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The fundamental advantages of temporal networks

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Science  24 Nov 2017:
Vol. 358, Issue 6366, pp. 1042-1046
DOI: 10.1126/science.aai7488

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In network science, change is good

Historically, network science focused on static networks, in which nodes are connected by permanent links. However, in networked systems ranging from protein-protein interactions to social networks, links change. Although it might seem that permanent links would make it easier to control a system, Li et al. demonstrate that temporality has advantages in real and simulated networks. Temporal networks can be controlled more efficiently and require less energy than their static counterparts.

Science, this issue p. 1042

Abstract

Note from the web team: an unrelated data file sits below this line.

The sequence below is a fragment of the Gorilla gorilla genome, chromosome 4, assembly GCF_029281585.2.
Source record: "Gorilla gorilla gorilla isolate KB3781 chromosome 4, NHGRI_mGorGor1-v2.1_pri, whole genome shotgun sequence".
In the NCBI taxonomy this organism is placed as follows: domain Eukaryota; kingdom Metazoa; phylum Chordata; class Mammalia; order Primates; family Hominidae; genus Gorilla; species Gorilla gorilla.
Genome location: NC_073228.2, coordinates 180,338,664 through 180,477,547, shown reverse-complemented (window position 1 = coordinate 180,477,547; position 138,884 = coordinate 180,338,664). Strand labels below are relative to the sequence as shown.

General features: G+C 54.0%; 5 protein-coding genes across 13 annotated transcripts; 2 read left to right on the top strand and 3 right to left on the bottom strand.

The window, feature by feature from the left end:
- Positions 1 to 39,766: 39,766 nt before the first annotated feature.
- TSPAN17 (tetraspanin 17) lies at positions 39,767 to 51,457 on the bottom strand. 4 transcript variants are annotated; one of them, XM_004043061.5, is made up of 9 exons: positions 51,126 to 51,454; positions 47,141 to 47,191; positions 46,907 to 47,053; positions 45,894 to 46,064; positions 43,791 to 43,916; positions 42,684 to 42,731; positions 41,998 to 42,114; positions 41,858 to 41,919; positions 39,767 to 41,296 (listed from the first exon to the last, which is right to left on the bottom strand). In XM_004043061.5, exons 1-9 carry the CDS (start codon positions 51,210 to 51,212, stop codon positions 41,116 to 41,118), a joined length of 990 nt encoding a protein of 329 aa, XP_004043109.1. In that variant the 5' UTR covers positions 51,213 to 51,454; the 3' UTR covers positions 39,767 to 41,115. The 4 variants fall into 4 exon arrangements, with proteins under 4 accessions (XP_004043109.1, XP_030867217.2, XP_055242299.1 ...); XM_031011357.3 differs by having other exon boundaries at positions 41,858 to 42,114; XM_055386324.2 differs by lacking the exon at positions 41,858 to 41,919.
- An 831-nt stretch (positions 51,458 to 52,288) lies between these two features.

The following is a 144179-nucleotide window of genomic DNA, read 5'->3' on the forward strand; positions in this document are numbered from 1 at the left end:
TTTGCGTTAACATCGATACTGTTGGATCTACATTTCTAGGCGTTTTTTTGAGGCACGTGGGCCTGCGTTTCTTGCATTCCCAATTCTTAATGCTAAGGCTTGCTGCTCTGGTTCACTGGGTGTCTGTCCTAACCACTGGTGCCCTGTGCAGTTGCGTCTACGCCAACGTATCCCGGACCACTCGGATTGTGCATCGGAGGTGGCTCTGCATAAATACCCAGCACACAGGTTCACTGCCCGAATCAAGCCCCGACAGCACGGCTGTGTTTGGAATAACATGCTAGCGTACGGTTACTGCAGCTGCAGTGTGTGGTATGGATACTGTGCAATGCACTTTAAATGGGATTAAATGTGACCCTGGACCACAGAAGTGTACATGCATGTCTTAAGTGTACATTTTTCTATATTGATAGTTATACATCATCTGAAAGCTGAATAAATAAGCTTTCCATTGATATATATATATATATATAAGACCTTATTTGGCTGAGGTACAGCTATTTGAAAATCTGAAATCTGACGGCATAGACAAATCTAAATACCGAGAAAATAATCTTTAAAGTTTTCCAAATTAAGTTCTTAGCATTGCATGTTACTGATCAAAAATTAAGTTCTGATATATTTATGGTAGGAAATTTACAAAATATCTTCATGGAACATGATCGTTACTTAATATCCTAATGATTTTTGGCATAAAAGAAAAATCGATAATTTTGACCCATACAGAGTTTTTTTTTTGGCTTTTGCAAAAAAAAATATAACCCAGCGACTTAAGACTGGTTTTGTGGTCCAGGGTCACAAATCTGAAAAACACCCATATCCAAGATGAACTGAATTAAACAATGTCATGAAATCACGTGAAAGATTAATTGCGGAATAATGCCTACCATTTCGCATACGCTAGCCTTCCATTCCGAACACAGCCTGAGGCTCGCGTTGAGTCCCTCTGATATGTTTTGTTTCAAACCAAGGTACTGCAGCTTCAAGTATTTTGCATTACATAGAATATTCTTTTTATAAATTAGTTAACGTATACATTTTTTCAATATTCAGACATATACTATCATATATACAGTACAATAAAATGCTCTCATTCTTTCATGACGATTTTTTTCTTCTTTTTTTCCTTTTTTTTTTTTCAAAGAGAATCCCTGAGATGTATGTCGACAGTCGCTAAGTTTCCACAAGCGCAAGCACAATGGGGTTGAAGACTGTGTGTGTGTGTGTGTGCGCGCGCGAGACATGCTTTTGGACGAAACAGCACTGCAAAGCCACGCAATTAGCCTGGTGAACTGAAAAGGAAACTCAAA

Most networked systems of scientific interest are characterized by temporal links, meaning the network’s structure changes over time. Link temporality has been shown to hinder many dynamical processes, from information spreading to accessibility, by disrupting network paths. Considering the ubiquity of temporal networks in nature, we ask: Are there any advantages of the networks’ temporality? We use an analytical framework to show that temporal networks can, compared to their static counterparts, reach controllability faster, demand orders of magnitude less control energy, and have control trajectories, that are considerably more compact than those characterizing static networks. Thus, temporality ensures a degree of flexibility that would be unattainable in static networks, enhancing our ability to control them.

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